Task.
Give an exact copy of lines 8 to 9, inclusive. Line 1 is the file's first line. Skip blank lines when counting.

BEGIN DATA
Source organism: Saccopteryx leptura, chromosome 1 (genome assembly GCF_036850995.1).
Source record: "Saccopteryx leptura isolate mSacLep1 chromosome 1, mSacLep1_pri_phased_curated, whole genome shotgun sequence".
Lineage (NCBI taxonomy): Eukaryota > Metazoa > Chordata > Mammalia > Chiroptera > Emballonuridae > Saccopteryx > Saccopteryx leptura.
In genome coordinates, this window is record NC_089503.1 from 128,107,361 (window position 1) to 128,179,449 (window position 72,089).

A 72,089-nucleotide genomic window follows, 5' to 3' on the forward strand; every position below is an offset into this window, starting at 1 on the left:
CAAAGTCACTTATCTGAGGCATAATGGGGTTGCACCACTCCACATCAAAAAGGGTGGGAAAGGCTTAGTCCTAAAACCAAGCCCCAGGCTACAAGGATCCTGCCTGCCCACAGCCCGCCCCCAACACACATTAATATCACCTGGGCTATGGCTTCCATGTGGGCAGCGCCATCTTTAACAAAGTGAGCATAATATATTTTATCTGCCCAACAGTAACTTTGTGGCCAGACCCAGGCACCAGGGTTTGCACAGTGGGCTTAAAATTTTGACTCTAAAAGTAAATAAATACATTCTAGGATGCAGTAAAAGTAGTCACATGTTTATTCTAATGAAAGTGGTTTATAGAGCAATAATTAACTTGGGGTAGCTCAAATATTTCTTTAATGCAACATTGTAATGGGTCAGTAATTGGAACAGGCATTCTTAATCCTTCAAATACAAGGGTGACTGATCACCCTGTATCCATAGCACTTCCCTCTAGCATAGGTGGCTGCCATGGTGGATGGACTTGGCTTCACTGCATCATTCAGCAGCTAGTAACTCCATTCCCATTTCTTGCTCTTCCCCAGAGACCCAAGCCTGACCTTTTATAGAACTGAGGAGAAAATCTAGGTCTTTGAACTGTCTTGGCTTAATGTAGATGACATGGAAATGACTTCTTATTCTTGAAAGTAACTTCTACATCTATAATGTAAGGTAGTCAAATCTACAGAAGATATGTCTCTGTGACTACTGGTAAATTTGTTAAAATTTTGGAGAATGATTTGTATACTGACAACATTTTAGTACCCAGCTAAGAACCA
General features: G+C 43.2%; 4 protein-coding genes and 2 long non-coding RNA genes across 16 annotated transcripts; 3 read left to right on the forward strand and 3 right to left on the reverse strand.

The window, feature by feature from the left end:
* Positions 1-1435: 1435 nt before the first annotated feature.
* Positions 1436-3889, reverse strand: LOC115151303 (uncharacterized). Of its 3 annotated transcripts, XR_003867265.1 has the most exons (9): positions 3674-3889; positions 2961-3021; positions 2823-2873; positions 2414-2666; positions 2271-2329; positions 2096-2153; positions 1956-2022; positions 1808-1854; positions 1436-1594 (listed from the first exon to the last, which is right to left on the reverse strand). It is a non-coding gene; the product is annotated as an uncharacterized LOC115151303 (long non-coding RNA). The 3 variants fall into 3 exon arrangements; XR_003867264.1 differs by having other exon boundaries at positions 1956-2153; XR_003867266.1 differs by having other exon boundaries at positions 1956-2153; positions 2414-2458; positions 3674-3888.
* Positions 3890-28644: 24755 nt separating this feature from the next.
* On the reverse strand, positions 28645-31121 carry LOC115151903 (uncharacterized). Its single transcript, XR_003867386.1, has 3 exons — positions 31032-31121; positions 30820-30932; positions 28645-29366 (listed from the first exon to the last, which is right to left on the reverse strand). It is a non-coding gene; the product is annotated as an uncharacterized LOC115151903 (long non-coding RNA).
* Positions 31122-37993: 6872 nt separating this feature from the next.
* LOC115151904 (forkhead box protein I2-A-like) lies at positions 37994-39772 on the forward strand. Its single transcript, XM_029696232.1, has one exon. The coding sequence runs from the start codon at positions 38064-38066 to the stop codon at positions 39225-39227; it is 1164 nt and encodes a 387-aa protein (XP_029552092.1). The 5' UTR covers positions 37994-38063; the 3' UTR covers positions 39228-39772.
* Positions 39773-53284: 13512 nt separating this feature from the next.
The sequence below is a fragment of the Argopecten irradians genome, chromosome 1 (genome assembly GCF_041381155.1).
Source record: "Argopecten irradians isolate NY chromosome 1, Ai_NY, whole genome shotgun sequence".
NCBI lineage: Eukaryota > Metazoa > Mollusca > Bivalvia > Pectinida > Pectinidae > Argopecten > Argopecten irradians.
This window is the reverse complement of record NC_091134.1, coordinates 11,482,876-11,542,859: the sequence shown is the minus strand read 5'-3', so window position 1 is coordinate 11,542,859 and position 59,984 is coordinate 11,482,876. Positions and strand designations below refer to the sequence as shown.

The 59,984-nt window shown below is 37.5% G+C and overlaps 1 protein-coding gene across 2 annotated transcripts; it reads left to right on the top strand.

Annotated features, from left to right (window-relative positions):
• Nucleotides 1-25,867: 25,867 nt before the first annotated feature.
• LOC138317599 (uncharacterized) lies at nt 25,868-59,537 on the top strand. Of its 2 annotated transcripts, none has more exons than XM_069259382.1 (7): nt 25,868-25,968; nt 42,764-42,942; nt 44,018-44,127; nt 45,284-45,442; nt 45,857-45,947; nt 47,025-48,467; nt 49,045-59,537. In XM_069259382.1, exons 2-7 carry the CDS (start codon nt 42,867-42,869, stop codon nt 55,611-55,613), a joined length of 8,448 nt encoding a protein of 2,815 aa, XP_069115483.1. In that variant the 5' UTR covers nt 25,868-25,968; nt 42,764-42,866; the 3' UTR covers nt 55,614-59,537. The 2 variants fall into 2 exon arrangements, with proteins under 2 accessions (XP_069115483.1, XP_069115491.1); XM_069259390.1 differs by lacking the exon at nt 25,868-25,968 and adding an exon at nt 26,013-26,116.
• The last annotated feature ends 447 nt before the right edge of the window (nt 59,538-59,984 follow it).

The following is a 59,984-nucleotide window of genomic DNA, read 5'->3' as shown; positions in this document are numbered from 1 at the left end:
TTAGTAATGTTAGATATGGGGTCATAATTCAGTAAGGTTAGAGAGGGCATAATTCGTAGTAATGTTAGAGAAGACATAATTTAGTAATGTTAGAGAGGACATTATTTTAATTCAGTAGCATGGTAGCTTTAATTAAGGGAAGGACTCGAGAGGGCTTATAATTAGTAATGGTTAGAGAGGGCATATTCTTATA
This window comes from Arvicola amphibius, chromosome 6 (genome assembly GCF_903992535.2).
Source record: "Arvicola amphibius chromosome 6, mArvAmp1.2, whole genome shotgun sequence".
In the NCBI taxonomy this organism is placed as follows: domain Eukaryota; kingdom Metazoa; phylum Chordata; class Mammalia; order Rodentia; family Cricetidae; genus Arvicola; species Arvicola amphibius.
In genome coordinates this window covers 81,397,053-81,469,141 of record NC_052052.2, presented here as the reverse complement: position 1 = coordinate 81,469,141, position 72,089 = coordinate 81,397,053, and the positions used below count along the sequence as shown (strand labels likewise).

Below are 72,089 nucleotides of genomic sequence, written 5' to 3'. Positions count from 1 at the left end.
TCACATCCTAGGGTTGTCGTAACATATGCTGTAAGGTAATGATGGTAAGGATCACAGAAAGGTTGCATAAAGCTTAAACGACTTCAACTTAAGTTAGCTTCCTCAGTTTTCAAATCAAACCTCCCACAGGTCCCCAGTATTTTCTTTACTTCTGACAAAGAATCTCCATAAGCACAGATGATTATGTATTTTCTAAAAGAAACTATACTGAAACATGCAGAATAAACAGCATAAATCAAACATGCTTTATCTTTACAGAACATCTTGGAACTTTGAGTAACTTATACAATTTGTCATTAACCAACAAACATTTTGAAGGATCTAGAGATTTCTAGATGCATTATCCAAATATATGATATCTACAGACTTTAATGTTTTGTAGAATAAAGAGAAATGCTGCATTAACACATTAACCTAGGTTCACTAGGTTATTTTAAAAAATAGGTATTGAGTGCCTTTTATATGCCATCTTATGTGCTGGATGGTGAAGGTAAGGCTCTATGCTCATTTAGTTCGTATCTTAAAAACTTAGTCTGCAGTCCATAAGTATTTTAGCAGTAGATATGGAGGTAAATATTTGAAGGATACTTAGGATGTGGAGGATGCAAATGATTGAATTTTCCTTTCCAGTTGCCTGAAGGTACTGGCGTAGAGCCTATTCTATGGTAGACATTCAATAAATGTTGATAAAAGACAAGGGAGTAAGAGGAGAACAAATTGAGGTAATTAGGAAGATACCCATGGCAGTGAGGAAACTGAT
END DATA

The window, feature by feature from the left end:
* Positions 1-1435: 1435 nt before the first annotated feature.